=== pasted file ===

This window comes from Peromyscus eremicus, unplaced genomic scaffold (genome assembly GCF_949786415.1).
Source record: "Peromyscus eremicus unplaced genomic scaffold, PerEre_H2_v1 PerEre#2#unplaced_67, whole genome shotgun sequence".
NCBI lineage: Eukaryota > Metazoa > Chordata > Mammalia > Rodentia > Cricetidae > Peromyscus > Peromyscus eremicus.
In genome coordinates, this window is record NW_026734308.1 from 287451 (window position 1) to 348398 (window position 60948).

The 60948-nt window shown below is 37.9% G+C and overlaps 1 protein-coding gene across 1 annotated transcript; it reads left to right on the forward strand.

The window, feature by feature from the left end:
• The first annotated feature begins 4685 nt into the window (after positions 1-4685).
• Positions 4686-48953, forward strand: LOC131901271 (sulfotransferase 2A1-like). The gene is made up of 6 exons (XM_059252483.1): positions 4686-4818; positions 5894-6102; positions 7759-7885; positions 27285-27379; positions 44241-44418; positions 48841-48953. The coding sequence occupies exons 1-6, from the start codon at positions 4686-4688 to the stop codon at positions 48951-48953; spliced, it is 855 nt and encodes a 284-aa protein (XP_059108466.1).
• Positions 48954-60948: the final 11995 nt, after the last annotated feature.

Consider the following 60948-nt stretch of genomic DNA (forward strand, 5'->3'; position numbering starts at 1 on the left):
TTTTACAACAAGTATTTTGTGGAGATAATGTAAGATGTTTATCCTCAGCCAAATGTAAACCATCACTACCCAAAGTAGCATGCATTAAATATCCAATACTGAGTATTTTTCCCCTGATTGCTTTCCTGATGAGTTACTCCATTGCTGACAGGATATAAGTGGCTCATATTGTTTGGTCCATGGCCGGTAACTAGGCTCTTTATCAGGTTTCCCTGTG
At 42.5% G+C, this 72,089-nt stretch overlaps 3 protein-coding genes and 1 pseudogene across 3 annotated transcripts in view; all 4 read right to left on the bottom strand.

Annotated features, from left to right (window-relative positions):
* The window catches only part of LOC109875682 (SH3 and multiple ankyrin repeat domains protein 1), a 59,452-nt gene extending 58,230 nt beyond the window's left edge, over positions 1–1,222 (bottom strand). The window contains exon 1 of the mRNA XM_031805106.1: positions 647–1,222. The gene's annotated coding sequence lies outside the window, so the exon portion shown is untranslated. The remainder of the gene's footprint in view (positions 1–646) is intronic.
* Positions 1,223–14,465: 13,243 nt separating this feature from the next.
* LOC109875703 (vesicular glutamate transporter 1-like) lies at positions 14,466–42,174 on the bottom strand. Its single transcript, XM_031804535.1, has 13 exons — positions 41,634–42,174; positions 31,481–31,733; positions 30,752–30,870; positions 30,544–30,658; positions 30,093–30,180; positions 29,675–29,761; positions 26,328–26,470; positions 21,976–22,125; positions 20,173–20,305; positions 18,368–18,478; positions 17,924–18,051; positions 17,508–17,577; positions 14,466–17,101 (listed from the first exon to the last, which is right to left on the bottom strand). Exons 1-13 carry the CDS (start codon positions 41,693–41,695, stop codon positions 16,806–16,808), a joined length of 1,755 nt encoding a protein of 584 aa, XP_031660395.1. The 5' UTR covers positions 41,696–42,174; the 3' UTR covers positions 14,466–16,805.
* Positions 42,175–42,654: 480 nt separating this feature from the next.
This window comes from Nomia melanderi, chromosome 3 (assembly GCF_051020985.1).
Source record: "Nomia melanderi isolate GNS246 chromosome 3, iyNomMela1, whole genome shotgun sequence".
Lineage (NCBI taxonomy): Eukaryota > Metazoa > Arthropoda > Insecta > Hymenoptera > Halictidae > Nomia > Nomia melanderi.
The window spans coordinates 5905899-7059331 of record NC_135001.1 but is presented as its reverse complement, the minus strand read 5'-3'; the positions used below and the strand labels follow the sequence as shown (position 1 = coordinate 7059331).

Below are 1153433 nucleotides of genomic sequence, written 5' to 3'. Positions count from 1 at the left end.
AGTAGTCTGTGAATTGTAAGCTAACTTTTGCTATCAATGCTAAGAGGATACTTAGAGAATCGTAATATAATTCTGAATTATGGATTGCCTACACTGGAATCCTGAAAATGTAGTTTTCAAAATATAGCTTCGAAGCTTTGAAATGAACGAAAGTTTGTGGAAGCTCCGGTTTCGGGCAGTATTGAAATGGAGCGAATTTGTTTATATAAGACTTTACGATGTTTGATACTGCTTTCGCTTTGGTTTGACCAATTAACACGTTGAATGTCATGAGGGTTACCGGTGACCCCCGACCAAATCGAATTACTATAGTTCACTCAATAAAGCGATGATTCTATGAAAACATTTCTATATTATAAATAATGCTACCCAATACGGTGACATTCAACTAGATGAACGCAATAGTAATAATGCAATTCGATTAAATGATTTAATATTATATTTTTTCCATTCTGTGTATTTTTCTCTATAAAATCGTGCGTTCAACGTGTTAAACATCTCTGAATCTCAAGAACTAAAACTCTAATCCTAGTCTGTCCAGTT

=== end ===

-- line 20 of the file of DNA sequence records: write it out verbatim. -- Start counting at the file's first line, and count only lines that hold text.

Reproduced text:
Lineage (NCBI taxonomy): Eukaryota > Metazoa > Arthropoda > Insecta > Hymenoptera > Halictidae > Nomia > Nomia melanderi.